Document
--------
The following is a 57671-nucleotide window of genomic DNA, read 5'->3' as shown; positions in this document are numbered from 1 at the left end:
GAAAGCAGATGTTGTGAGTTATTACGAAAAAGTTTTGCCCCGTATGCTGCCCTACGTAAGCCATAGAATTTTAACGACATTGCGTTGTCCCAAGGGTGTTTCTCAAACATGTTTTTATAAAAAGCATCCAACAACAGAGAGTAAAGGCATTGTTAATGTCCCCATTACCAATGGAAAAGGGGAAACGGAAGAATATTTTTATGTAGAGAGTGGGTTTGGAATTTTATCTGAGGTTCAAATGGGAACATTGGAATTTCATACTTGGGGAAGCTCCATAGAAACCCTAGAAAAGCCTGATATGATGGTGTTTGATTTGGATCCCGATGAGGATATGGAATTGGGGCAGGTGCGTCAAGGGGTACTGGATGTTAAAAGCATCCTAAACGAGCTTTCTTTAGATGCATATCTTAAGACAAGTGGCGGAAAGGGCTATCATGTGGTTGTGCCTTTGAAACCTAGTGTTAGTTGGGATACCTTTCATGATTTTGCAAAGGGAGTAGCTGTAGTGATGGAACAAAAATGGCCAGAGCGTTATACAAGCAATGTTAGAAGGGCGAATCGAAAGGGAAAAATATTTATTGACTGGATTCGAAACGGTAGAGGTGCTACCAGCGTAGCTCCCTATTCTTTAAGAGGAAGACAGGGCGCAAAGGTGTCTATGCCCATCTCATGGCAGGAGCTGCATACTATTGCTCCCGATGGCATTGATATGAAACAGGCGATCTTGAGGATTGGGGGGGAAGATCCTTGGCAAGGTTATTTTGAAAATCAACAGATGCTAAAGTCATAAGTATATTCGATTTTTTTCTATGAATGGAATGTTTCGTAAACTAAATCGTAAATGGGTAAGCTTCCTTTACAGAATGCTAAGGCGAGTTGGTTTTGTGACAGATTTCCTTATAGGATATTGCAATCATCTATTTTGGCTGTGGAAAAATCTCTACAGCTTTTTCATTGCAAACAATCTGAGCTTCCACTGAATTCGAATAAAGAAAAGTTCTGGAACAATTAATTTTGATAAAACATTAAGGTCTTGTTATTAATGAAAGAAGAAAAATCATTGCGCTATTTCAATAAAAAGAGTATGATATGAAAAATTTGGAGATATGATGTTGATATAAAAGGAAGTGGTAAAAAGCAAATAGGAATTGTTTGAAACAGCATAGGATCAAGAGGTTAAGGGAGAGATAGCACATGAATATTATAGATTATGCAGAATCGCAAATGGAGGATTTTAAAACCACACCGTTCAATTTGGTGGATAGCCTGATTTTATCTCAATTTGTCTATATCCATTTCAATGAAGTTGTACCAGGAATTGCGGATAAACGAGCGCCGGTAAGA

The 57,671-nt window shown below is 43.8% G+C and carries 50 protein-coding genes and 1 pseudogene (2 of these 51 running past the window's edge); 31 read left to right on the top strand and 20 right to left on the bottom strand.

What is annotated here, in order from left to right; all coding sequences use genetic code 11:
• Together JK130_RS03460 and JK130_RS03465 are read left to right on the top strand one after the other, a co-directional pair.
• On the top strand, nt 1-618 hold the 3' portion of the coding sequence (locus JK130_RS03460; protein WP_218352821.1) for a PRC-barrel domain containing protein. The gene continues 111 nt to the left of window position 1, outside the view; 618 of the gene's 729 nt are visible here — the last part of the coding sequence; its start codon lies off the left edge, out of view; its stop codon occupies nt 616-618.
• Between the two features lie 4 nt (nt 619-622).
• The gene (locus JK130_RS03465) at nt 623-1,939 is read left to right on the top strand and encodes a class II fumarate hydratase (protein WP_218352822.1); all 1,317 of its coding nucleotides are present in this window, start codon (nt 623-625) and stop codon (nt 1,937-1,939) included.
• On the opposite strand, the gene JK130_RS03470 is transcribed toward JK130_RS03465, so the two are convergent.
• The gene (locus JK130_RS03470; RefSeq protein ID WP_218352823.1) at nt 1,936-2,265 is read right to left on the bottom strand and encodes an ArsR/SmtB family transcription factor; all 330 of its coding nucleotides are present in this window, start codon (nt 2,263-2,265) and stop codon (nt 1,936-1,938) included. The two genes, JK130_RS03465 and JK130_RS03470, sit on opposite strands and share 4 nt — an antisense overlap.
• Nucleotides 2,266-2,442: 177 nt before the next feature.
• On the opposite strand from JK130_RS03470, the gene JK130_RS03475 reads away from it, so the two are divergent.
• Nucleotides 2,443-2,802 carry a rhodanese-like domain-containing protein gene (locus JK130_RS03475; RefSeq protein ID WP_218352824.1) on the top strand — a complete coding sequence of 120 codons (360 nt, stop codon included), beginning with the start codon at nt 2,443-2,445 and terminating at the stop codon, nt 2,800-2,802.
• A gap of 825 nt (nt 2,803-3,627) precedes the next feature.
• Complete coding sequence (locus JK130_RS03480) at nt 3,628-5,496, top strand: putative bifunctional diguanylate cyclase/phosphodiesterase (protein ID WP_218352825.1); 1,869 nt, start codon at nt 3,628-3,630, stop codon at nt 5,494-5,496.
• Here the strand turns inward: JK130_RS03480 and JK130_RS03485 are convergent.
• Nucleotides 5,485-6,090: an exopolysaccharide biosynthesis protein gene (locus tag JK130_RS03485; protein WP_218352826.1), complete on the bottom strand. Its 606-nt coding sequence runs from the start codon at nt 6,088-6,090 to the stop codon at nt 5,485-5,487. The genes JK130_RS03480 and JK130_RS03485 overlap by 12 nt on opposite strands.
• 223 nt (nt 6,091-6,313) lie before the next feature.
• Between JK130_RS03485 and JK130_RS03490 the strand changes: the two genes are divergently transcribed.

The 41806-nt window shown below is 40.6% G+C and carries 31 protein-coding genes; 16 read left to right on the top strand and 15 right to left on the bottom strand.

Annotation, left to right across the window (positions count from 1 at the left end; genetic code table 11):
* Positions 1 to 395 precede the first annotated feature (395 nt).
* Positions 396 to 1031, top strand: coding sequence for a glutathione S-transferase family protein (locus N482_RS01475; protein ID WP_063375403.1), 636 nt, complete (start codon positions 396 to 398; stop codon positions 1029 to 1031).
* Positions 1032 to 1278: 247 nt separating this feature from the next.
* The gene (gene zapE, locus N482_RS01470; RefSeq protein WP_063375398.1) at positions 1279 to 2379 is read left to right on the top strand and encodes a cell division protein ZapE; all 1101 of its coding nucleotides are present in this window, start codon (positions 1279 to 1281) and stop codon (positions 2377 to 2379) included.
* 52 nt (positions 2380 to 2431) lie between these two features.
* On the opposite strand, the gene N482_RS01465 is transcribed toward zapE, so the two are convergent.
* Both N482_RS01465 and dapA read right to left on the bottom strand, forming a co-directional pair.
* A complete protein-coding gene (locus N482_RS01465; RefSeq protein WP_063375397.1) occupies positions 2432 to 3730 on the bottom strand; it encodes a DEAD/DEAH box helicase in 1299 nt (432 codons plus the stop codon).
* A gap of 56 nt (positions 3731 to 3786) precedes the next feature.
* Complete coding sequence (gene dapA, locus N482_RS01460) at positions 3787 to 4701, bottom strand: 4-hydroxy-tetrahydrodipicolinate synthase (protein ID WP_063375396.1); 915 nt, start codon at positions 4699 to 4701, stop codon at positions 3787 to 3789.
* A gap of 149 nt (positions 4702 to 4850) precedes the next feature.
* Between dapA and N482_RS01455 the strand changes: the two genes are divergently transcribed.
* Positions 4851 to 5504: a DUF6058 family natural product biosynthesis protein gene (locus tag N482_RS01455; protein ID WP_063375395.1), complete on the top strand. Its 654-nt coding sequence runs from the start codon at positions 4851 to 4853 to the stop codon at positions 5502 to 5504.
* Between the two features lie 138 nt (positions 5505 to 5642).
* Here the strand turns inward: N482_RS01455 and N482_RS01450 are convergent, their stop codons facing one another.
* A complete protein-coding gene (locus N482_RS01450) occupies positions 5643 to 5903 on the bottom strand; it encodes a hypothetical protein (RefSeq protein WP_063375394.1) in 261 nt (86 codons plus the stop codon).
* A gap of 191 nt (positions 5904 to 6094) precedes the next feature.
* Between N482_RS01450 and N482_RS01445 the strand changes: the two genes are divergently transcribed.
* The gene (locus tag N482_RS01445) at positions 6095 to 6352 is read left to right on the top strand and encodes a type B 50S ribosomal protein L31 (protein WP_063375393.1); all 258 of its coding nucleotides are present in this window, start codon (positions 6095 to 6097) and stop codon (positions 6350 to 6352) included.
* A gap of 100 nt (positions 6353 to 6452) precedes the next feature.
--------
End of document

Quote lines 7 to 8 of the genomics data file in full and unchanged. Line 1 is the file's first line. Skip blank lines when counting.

• Between the two features lie 4 nt (nt 619-622).
• The gene (locus JK130_RS03465) at nt 623-1,939 is read left to right on the top strand and encodes a class II fumarate hydratase (protein WP_218352822.1); all 1,317 of its coding nucleotides are present in this window, start codon (nt 623-625) and stop codon (nt 1,937-1,939) included.